Major Cannon of Great Britain and America from 1780-1880 as a Model to Promote the Concept of ‘living History’ by Fred Kerson and Eugene Johnson
Guide Entry to 81.02.04:
It is our belief that practical work experience, directly related to material to be studied and taught, will bring meaningful activity to subject matter usually relegated to reading and lecture only, within the classroom environment. Activity is Life. As technology advances and many basic skills become more relegated to automation’s processes, a realistic sense of man’s accomplishments can be lost forever to the general population. It is our experience that this historical sense can be revived and spread when the departments of History and Industrial Arts coordinate and consult to produce a curriculum unit. History provides a vast wealth of major artifacts for a period study. The various areas of Industrial Arts afford graphic and mechanical experiences. A cooperative effort can result in a vital and moving unit of study.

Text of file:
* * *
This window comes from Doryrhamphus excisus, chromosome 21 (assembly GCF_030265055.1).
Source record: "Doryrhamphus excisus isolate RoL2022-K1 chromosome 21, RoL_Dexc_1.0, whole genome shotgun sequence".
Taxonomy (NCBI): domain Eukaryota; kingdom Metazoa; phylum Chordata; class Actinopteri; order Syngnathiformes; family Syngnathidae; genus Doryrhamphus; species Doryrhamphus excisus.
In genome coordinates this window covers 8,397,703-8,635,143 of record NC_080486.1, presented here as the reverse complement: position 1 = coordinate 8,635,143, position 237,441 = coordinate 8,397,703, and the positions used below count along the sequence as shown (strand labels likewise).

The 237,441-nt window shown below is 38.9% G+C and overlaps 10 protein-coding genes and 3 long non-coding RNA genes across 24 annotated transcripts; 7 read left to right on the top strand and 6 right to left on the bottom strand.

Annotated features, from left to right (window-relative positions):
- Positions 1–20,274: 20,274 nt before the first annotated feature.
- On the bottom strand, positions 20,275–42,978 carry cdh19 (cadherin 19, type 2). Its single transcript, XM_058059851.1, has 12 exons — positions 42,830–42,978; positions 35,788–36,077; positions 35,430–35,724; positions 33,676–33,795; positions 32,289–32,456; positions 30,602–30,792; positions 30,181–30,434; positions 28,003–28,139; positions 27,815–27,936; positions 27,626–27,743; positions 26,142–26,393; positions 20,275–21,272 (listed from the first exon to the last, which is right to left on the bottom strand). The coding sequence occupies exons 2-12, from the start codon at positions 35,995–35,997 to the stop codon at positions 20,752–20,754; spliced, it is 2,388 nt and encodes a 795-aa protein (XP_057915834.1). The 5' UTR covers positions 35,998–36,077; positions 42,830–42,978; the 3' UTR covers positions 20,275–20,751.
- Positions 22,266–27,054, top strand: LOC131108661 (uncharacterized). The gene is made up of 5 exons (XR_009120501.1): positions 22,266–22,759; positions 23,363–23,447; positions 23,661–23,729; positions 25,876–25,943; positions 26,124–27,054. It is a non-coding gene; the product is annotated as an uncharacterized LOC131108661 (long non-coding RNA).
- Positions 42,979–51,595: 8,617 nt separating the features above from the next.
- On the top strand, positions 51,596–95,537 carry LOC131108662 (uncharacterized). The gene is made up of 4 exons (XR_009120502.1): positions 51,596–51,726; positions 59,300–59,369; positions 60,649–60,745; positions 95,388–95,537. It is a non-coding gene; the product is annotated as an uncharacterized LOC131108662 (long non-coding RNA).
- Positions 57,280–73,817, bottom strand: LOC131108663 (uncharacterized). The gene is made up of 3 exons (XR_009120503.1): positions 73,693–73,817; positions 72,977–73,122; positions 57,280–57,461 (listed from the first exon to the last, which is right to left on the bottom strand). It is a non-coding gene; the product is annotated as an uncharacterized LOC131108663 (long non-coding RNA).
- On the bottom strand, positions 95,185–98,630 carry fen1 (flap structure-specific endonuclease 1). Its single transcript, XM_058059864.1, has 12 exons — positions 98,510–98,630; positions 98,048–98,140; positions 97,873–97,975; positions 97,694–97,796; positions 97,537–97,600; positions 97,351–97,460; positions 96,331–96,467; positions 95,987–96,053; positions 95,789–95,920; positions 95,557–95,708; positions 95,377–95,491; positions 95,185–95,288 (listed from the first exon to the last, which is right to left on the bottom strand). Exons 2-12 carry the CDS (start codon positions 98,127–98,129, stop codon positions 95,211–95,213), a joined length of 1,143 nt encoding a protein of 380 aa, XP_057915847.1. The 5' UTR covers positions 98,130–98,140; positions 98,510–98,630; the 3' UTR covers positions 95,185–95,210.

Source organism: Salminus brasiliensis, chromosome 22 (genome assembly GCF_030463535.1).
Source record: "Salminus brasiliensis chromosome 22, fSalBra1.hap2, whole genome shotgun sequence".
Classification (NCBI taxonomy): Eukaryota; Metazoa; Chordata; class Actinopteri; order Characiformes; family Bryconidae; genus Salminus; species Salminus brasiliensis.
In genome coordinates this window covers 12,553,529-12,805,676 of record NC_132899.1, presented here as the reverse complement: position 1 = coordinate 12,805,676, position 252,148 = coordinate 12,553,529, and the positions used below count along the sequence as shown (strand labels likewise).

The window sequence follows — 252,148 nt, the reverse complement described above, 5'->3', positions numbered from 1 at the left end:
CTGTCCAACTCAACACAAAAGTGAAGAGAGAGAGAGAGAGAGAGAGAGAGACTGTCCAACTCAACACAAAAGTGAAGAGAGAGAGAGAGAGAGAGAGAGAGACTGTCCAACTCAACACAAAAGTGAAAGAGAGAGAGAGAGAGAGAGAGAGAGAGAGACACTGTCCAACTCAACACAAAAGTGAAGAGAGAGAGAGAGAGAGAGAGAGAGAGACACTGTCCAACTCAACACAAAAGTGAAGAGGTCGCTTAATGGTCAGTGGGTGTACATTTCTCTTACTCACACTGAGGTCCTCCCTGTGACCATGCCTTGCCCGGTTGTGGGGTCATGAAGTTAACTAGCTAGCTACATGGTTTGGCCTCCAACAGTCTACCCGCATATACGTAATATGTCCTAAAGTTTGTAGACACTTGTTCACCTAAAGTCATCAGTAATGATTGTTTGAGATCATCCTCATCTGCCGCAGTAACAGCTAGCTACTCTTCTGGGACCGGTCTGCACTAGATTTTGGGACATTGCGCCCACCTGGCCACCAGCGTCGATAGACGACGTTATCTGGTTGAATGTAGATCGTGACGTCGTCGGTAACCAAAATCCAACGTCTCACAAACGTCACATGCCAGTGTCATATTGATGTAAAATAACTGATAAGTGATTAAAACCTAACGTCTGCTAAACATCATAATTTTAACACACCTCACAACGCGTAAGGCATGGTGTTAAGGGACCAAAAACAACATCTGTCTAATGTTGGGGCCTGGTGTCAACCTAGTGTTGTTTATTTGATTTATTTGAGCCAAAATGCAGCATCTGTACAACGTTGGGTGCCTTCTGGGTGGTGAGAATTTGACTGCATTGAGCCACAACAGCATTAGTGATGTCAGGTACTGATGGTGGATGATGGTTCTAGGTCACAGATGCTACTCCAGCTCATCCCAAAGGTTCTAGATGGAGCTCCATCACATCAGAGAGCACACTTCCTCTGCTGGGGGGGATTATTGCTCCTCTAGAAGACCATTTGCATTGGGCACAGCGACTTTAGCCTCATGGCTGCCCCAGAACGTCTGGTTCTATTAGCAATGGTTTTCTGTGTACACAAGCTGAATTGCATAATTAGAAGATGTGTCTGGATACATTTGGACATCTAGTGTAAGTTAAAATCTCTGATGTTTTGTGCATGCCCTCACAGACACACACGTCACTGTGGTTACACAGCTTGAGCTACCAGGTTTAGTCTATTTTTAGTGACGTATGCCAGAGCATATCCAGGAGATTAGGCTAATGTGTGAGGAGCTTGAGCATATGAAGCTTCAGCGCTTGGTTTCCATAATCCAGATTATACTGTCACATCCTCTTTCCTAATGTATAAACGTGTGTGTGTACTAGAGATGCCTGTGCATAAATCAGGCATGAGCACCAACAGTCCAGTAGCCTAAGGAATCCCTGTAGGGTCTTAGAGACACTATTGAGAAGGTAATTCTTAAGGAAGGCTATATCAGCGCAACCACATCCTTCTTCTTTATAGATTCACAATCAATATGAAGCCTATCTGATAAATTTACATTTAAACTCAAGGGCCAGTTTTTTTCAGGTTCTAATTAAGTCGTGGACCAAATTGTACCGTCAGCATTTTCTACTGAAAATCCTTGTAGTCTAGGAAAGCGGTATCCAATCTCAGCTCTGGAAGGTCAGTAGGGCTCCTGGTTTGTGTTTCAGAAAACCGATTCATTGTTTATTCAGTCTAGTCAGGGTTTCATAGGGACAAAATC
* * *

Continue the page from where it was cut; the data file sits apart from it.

In our unit we have presented an abbreviated historical segment and a practical work experience directly related to this segment. Our historical segment is entitled, ‘Major Cannon of Great Britain and America from 1780 to 1880’; our related practical experience is How We Made a British 3-Pound Field Piece in the Industrial Arts Department’s Shops. When taken together as a unit of study, one compliments and enriches the other. We believe that this approach, tailored or geared to any subject area, will enhance the study and teaching of that subject area by breathing the life of activity into it.
(Recommended for 6th—12th grade Industrial Arts and History.)
Artillery American History British Industrial Arts Cannon Construction